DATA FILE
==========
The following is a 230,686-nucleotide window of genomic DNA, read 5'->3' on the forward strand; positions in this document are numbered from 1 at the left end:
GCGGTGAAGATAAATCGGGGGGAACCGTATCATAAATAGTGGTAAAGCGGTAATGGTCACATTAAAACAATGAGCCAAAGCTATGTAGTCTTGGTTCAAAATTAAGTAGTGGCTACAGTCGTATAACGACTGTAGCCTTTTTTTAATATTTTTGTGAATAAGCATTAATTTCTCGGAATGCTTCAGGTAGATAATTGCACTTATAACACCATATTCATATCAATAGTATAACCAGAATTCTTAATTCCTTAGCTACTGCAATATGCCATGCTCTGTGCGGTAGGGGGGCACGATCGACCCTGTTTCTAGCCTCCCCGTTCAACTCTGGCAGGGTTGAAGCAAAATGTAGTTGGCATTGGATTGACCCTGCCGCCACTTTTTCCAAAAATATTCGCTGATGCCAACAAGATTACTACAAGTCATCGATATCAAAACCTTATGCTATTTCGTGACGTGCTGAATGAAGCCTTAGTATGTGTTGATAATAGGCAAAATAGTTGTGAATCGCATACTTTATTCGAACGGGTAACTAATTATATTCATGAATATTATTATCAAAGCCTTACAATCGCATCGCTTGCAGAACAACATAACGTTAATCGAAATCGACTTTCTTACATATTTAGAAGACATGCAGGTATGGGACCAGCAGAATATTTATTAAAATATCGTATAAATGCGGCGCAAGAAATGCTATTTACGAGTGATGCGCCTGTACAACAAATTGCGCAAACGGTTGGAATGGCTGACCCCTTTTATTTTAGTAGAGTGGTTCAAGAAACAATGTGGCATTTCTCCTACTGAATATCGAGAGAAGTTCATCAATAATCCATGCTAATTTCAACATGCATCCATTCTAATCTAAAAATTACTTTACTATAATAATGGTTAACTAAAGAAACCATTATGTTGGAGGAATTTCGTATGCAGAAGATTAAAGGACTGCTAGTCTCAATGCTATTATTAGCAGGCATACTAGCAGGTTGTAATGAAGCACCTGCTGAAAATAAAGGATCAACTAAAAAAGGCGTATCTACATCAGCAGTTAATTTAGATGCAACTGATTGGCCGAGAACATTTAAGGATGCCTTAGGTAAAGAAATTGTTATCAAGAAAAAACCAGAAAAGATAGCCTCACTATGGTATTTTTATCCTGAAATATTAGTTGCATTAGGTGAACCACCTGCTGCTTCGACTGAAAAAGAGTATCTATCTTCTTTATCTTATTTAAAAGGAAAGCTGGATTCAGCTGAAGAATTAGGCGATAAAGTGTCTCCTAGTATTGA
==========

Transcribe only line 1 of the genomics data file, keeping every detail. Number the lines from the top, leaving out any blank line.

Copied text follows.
The following is a 230,686-nucleotide window of genomic DNA, read 5'->3' on the forward strand; positions in this document are numbered from 1 at the left end: